Ex-prosecutor ‘worried’ about Trump jurors’ safety

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Former federal prosecutor Ankush Khardori said he is “worried” about the safety of the jurors who will be seated in former President Trump’s hush money trial.

Khardori told CNN’s Wolf Blitzer that some of the jurors may be concerned about the amount of personal information being made public about them. The first seven jurors were picked Tuesday to serve on the trial after the judge, Trump’s defense team and prosecutors narrowed down the pool.

“I am wondering if some of them are a little unhappy with the amount of information that has been made public about them,” he told Blitzer on “The Situation Room” Tuesday evening. “Now, this is not the fault of the media. I want to be very clear about this.”

“Responsibility to guard all of this very specific information that we’re learning resides with the DA’s office and with the judge,” he continued. “I’m a little surprised that we are learning all of this because I do not think this jury is going to remain anonymous necessarily … if they keep this up.”

When asked if he was worried about the jurors’ safety, Khardori said he is.

“Yeah, I’m worried about their safety. I mean, it’s up to them if they want to write a book after all this is said and done, but that’s their option,” he replied. “They shouldn’t be outed this way. They’re not supposed to be outed this way.”

His comments come after the second day of Trump’s historic trial, the first criminal trial of a sitting or former president, wrapped up in New York. Details about the potential jurors were revealed during the questioning, including what news outlets they read, where they work and what they do during their free time.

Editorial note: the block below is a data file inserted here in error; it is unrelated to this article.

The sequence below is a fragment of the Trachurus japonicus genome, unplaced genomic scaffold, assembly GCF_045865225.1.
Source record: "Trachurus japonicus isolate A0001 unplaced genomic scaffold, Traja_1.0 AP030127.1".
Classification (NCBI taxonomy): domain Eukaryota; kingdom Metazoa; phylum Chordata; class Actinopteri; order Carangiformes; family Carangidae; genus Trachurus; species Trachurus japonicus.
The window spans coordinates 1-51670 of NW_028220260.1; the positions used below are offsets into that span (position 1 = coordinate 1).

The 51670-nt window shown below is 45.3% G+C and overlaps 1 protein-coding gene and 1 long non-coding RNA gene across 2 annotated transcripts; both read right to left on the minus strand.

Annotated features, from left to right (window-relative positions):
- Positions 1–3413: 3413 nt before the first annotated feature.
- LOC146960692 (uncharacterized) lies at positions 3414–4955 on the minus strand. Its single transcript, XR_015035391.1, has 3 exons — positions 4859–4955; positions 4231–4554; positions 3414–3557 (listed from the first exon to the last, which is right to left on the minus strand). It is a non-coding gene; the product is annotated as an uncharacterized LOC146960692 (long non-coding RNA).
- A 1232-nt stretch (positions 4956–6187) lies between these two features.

Judge Juan Merchan warned Trump against intimidating jurors Tuesday, saying he would not put up with it.

“I won’t tolerate that,” Merchan said. “I will not have any jurors intimidated in this courtroom. I want to make that crystal clear.”

The warning comes as the former president has launched attacks against the family members of judges across his legal cases, and the family members of other political foes. He is facing an expanded gag order in the hush money case, which prevents him from attacking the judge’s family, witnesses and jurors.

There will be 12 jurors picked with six alternates for the former president’s trial that is expected to take six to eight weeks.

The trial is centered on 34 counts of falsifying business records in connection to reimbursements Trump made to his ex-fixer, Michael Cohen, for a $130,000 payment made to adult film star Stormy Daniels ahead of the 2016 election to stay quiet about an alleged affair.

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